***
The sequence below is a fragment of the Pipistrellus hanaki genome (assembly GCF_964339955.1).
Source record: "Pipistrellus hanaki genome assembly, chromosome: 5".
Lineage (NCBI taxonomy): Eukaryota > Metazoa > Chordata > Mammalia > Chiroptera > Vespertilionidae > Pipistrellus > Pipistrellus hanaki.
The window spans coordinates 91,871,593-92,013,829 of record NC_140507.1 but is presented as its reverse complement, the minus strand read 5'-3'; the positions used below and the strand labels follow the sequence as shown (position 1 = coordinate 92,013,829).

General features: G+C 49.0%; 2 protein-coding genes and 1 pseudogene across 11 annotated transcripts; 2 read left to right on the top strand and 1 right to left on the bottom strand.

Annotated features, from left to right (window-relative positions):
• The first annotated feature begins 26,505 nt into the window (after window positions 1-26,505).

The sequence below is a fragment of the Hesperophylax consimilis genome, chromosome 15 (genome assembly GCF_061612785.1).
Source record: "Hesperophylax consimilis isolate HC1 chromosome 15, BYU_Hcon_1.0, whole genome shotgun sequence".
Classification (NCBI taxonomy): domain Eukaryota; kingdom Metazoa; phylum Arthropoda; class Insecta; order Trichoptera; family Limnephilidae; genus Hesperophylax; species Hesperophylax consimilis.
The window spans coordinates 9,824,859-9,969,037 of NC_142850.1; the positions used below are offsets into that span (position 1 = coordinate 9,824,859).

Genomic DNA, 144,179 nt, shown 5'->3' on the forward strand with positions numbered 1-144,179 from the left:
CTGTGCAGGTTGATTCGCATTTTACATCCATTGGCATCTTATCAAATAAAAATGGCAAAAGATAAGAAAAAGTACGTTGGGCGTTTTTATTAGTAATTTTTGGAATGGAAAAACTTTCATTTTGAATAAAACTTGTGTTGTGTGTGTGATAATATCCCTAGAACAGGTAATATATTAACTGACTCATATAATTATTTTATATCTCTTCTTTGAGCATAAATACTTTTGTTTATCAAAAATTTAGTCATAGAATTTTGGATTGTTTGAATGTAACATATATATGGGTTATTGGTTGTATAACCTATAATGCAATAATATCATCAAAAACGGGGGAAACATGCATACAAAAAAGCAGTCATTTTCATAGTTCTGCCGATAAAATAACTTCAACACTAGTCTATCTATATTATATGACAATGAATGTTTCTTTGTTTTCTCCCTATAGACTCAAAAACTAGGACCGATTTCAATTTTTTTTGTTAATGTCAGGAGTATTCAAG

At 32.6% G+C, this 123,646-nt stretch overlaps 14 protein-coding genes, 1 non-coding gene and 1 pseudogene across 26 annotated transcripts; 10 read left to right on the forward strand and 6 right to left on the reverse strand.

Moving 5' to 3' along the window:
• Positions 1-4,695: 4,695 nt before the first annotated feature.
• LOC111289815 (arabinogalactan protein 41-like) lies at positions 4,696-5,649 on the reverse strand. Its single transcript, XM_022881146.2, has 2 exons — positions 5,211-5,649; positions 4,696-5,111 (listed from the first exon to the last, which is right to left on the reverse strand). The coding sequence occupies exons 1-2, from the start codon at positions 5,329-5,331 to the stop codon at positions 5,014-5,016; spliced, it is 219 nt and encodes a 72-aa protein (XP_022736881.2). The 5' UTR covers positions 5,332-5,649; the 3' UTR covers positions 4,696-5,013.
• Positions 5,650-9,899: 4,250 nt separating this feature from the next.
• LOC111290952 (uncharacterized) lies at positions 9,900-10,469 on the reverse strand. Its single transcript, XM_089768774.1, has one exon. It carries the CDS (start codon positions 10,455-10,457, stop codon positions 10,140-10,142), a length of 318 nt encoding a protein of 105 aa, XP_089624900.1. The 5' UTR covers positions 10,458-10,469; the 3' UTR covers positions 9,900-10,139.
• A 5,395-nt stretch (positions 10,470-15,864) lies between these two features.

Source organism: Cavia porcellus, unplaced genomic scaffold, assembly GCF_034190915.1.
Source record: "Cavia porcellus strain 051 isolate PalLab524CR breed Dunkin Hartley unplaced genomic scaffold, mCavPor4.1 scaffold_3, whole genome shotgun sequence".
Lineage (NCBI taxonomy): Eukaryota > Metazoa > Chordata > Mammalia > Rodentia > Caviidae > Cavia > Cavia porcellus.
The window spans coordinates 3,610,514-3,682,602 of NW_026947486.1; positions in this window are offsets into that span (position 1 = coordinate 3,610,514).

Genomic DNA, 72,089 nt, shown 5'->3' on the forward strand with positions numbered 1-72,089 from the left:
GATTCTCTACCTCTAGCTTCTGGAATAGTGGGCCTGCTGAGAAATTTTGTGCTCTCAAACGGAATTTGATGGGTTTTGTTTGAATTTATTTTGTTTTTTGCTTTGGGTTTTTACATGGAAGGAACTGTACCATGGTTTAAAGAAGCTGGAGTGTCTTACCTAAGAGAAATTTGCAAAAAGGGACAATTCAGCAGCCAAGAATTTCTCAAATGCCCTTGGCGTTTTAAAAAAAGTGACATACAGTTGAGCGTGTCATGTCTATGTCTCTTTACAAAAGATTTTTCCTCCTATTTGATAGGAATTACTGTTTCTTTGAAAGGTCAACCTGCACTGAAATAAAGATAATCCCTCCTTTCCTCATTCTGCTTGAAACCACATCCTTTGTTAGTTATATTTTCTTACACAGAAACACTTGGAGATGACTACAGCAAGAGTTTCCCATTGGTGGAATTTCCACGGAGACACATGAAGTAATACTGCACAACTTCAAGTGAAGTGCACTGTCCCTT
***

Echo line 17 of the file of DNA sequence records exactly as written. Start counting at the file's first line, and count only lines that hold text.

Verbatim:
• LOC111289815 (arabinogalactan protein 41-like) lies at positions 4,696-5,649 on the reverse strand. Its single transcript, XM_022881146.2, has 2 exons — positions 5,211-5,649; positions 4,696-5,111 (listed from the first exon to the last, which is right to left on the reverse strand). The coding sequence occupies exons 1-2, from the start codon at positions 5,329-5,331 to the stop codon at positions 5,014-5,016; spliced, it is 219 nt and encodes a 72-aa protein (XP_022736881.2). The 5' UTR covers positions 5,332-5,649; the 3' UTR covers positions 4,696-5,013.